– Content courtesy of Dr. Andrea Green


Infection Prevention and Healthcare Associated Infections

It is difficult to overstate the importance of healthcare associated infections (HAI).  Approximately 4% of patients who enter hospitals in the United States develop an infection related to their hospital care.  Although 4% may not sound like a big number, when you multiply 4% by the tens of millions of admissions to U.S. hospitals, it equates to 1-2 million infections per year resulting in billions of dollars of excess cost and approximately 100,000 deaths.  This is one of the leading causes of death in the United States!

The Infection Prevention team at Nebraska Medicine coordinates a multi-faceted approach to minimize a patient’s risk for HAI.

  • First, we stress standard infection control measures- hand hygiene is the cornerstone, and our surveillance program, with over 118,000 opportunities for hand hygiene observed, documents overall compliance of ~90% (although we are not satisfied with this level of hand hygiene and our target is 100%, it is much better than compliance cited in most of the published literature).
  • We also stress appropriate isolation precautions for patients with some types of infections due to antibiotic-resistant pathogens.
  • We know a clean environment is important and we use an invisible UV-tagged marking gel to ensure that our housekeepers are thorough in their cleaning and disinfection of patient rooms and the healthcare environment- they do a terrific job and their numbers prove it! In addition, for rooms potentially contaminated with antibiotic-resistant pathogens or environmentally hardy spores, we disinfect the rooms with an UV-irradiation robot!
  • Furthermore, in our fight against pathogen acquisition and transmission, all of our patients are bathed daily with an antiseptic soap called chlorhexidine. This intervention has been proven to prevent bloodstream infections and stop the transmission of antibiotic-resistant pathogens.
  • Because medical devices such as urinary catheters and intravenous lines can put patients at risk of infection, we stress careful insertion and care procedures, and protocols are in place to remove devices as soon as they are no longer needed. Intravenous catheters are further protected with chlorhexidine-impregnated dressings and the hubs are covered with an alcohol-containing passive port protector.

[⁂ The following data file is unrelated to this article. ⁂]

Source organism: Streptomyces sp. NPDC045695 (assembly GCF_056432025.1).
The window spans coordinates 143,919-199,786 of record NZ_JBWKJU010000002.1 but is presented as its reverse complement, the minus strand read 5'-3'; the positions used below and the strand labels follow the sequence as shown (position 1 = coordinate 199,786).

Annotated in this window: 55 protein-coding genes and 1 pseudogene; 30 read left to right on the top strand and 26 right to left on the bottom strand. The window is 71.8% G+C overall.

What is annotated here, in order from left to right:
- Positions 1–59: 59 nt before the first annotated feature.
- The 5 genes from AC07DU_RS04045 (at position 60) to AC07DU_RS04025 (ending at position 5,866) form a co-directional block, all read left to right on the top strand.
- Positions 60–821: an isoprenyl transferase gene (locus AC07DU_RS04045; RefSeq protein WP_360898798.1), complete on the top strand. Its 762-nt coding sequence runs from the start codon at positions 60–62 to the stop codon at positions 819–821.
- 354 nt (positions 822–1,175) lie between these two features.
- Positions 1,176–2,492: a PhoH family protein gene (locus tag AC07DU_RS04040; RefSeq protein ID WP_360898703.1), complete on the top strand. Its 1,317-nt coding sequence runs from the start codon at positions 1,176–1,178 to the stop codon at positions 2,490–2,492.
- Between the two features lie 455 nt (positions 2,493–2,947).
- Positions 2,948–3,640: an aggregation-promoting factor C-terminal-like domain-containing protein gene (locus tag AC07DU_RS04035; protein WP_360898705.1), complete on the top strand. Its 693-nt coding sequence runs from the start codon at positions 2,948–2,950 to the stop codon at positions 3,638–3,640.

• Another robust program to prevent infections is our respiratory etiquette program and our yearly healthcare worker influenza vaccination campaign. We are proud to note that over 90% of our bedside providers are vaccinated each year.

These are just some of the efforts that are in effect, largely “behind the scenes” to keep our patients safe from infection.  We recognize that infection prevention is a team sport and we are all part of the team.

– Content from Dr. Mark Rupp, Professor and Chief, Division of Infectious Diseases; Medical Director, Department of Infection Control & Epidemiology


Let’s Talk About…HIV and Stigma

Recently, Nikki Regan, APRN at the Nebraska Medicine Specialty Care Clinic, was a guest speaker for the Healthy Lifestyles curriculum at her alma mater, Ridge View Middle School (formerly Schaller-Crestland), in Early, IA.

Regan led a discussion about HIV and stigma for a group of approximately sixty (very curious) 8th graders. They talked about HIV basics, like how it is transmitted and, more importantly, how to prevent transmission, as well as the stigma associated with the disease. The sub-title of the presentation was Caring for Yourself and Caring for Others. “My goal was for these adolescents to know the facts. With the facts, they can protect themselves, and also treat those already impacted by HIV with respect and compassion, because they are no longer fearful”, states Regan.

The students had plenty of great questions. On a pre-survey of the class, 60% of them had reported they thought they would become HIV positive at some point in their life. “They were afraid they would acquire HIV from casual contact. They didn’t quite understand that HIV doesn’t just ‘happen’, so we talked a lot about how it has to be transmitted from a HIV-positive person, and ways that can occur”, Regan said.

Regan added, “I am very passionate about taking care of our patients at the HIV clinic, but I am just as passionate about educating the next generation about HIV, so they don’t become one of my patients. HIV is 100% preventable, and hopefully after today, these kids are prepared to protect themselves by avoiding high-risk behaviors.”


-Content from Nikki Regan, APRN


Dr. Zimmer on “Why I Love ID”

Dr. Zimmer on “Why I Love ID”: I love the diversity and complexity of the field and especially enjoy working with immunocompromised populations. Seeing a variety of challenging cases and working with multiple different teams makes every day interesting.

Learn more about Dr. Zimmer and the UNMC ID Division here.